We asked five of Colorado’s climbing legends—those still in the game after some 50 years—to share their routines for keeping fit.
The die-hard climbers who’ve spent a lifetime on the walls and mountains know that keeping your edge, especially as you creep into your 60s, 70s, and even 80s, requires diligence and hard work. After all, gracefully tiptoeing across slabs, jamming splitters and cranking out overhangs takes enormous strength and flexibility.
Climbing legends Robert Kelman (86), Jim Donini (73), Jimmie Dunn (68), Jim Erickson (68), and Sibylle Hechtel (“around 60”) continue to visit the crags every chance they get. Here’s how they make it work.
Robert Kelman, 86
He may be the eldest of the bunch, pushing 90, but this offwidth aficionado still leads trad, which is an impressive feat to witness. And he climbs often, whether it’s taking guided outings in Joshua Tree, California, or with friends in Boulder Canyon and Eldorado Canyon.
Kelman, from Loveland, is the author of Heel and Toe: The Climbs of Greater Vedauwoo, Wyoming (1994) and Rock Climbing at Vedauwoo, Wyoming: Climbs of the Eastern Medicine Bow National Forest (2004).
“Without lifting, I wouldn’t be sturdy enough to climb.”
“I should mention one thing about getting older,” he says. “I notice a decrease in my balance and sense of where my body is. But I still have the strength.” This means he’s slowed down on approaches — he considers anything over a quarter mile in length “alpine”—but Kelman is still solid and smooth on the rock.
He’s been routinely lifting weights since high school. (That’s some 70 years.) Today he trains at his home gym several days a week, with a workout that includes doing pull ups weighed down with 50 pounds of buckshot scooped into an old Forrest Mountaineering pack.
He says about his 2.5-hour strength-building routine: “Without lifting, I wouldn’t be sturdy enough to climb.”
Jim Donini, 73
“The important thing is keeping up the energy and desire [to climb],” Jim Donini said from his home in Ouray. He’d just returned from a month-long visit to Indian Creek and was about to set out on upcoming trips to Yosemite and the Black Canyon.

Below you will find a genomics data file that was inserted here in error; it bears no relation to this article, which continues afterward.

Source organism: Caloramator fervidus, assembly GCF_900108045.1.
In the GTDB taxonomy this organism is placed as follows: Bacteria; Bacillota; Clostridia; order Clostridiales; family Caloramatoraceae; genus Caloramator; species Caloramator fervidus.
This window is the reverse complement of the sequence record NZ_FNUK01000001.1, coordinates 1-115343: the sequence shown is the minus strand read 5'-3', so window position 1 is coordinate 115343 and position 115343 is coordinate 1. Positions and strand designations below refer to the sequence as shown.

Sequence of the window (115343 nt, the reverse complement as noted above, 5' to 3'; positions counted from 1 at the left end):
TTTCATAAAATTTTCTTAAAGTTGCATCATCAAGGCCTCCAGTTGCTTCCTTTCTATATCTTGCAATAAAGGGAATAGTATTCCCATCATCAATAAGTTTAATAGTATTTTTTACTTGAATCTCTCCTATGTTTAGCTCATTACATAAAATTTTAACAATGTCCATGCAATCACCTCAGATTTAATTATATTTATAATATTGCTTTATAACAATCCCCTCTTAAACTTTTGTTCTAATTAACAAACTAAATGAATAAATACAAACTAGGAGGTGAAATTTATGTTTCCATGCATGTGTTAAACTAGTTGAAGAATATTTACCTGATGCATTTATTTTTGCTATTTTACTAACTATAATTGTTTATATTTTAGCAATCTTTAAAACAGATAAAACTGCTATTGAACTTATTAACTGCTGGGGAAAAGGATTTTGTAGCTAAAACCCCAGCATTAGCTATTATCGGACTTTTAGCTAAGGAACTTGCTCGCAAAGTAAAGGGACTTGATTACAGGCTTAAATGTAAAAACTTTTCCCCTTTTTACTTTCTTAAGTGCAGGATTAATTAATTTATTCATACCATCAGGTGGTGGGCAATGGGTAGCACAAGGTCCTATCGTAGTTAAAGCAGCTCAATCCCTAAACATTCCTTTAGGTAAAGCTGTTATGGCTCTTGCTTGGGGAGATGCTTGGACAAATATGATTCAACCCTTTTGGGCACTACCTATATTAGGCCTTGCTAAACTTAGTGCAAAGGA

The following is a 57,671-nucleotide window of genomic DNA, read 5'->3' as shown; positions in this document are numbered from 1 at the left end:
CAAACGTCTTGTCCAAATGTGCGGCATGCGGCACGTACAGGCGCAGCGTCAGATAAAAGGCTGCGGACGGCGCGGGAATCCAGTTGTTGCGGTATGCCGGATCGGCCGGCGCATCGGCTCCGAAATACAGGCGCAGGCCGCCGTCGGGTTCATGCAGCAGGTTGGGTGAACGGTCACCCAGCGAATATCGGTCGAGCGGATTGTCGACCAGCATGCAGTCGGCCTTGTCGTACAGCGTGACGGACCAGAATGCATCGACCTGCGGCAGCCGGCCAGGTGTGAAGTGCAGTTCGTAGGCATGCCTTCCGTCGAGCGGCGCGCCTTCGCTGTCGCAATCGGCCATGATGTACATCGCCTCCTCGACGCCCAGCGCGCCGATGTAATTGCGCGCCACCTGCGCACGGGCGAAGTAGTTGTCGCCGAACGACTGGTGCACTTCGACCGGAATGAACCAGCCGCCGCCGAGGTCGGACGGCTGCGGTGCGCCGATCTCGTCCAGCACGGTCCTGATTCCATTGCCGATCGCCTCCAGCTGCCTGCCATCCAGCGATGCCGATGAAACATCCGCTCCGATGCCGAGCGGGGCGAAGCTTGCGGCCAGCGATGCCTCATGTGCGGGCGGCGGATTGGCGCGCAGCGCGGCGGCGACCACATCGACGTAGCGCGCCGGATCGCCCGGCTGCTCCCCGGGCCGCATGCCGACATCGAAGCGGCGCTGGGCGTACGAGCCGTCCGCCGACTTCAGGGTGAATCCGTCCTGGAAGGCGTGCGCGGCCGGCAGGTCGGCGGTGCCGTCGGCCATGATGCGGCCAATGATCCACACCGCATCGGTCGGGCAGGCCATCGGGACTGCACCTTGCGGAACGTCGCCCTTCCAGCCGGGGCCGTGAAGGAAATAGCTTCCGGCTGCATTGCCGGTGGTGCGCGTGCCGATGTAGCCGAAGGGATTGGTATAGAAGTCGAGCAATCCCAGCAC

Donini is credited with first ascents spanning some 40 years in Patagonia, China, and Alaska, including the first ascent of Torre Egger in Patagonia with John Bragg and Jay Wilson in the mid-1970s. In 1978, he, Michael Kennedy, and George and Jeff Lowe nearly completed one of alpine climbing’s greatest objectives: 23,442-foot Latok I in Pakistan. Despite countless attempts by other teams, the route remains unclimbed.
Donini hikes steep, wandering trails near his home.
Donini admits that these days he takes more rest days than he used to, requiring one to two days of down time between long free routes. Other than that, age doesn’t seem to be slowing him down. He continues to take expeditions and climb full time. “I can still climb at a level that surprises me,” he says. “I think the main thing that keeps me going is that I don’t have any joint issues.”
To keep his endurance and cardio up, Donini hikes steep, wandering trails near his home, often enchaining peaks either alone or with his wife. “I don’t train in a gym because I don’t like indoor climbing. But I’m always active,” he says.
Jimmie Dunn, 68
A resident of Colorado Springs (but a native of New Hampshire), Jimmie Dunn was one of the top free climbers in the U.S. during the late 60s through the 80s, with several bold first free ascents in the Black Canyon of the Gunnison up to 5.12. (The Black Canyon has walls up to 2,000 feet tall.) During that era he did it all: huge runouts on delicate face, steep and demanding cracks of all sizes—including offwidths—desert towers, and nailing big walls. Career highlights include new routes on the Diamond (Dunn/Westbay in 1971), El Cap (Cosmos, first solo ascent of an El Cap route, in 1972), and new routing throughout Colorado, Utah, and New Hampshire.
He traverses and hangs by hand jams in his crack machine, a roof crack constructed out of wood.
Today he visits the very same crags he’s been frequenting since back in the day: Turkey Rocks in South Platte. At the crags he jams his old favorite lines with ease, like he’s visiting with old friends, sometimes running laps to further increase his fitness.
He still obsesses over how fast he’s done a certain route, how many times he could do it back to back, and if/when he’ll do it that fast again. It’s part of what motivates him.